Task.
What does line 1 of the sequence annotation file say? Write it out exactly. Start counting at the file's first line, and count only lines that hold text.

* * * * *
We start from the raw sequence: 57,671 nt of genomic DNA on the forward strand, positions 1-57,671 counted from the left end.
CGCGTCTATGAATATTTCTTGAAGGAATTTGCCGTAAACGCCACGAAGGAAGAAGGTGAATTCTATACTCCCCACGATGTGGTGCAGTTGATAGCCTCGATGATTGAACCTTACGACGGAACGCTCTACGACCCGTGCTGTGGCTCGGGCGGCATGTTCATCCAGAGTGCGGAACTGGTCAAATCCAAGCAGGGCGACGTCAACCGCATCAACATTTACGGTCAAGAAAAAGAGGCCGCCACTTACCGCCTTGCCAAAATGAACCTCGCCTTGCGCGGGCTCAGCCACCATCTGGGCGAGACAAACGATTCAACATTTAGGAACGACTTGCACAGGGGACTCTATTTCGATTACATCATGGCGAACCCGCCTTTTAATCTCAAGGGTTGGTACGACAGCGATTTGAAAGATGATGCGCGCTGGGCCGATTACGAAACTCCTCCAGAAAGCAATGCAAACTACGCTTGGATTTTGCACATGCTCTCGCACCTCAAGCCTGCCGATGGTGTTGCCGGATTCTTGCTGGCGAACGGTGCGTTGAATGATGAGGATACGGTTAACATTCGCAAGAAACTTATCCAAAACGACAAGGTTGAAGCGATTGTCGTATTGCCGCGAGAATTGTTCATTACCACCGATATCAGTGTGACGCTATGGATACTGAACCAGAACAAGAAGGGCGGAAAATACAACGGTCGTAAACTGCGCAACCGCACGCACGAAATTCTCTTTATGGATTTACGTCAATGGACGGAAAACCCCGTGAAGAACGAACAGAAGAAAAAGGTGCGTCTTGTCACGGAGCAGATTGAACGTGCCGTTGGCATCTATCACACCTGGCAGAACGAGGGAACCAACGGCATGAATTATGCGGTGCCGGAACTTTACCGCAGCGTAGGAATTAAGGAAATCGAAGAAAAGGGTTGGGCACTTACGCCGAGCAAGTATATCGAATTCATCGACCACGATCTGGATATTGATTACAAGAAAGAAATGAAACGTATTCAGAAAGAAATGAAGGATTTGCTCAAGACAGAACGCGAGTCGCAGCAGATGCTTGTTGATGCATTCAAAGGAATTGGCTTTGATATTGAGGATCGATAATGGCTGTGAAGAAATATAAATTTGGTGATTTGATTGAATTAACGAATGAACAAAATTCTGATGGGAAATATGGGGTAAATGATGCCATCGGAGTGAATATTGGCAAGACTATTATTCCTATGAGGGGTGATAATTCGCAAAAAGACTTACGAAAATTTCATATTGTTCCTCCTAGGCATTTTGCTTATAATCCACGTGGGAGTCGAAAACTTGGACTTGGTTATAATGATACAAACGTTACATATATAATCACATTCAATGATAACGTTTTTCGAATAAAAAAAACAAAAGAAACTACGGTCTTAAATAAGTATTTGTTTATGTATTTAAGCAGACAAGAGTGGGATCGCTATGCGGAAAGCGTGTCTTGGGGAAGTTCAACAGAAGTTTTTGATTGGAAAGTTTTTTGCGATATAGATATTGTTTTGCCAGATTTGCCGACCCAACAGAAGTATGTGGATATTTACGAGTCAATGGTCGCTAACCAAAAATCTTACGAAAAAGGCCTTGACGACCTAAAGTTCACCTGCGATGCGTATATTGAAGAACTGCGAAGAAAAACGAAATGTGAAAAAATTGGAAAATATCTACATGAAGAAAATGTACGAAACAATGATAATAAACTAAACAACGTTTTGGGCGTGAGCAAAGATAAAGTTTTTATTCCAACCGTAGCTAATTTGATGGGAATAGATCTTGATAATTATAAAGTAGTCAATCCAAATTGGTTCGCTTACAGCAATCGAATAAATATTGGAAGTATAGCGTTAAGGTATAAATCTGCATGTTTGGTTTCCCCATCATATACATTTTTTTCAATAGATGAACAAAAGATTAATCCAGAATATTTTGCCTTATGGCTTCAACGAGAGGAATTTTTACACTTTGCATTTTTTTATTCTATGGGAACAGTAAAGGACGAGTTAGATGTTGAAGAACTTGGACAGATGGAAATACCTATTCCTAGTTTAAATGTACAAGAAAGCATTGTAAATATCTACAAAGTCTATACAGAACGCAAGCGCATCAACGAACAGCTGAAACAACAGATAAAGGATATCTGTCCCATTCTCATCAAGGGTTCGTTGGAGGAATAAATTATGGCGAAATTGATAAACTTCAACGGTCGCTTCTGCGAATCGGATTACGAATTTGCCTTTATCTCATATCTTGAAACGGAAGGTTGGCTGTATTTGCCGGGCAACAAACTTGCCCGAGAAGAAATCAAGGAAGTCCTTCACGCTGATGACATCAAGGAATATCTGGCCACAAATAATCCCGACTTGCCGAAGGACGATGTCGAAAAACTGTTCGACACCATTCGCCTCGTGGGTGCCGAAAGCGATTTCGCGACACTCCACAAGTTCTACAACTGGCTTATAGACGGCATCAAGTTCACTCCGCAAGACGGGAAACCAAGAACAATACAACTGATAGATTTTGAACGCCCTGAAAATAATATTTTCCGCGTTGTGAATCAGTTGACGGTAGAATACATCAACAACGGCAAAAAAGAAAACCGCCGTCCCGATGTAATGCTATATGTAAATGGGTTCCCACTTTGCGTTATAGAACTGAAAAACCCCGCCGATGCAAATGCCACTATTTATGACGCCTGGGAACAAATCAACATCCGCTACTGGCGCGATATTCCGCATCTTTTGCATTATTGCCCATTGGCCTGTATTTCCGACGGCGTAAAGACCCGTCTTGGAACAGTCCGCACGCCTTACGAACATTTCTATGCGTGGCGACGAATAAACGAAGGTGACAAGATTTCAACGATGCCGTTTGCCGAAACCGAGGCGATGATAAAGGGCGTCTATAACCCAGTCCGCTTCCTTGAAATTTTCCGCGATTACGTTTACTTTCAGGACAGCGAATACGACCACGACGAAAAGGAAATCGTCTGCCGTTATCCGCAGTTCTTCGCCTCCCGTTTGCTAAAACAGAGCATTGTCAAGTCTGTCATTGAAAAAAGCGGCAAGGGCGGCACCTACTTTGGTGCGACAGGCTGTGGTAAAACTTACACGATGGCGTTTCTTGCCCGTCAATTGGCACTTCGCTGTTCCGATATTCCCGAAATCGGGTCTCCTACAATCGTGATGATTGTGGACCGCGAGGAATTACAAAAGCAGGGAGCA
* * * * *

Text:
We start from the raw sequence: 57,671 nt of genomic DNA on the forward strand, positions 1-57,671 counted from the left end.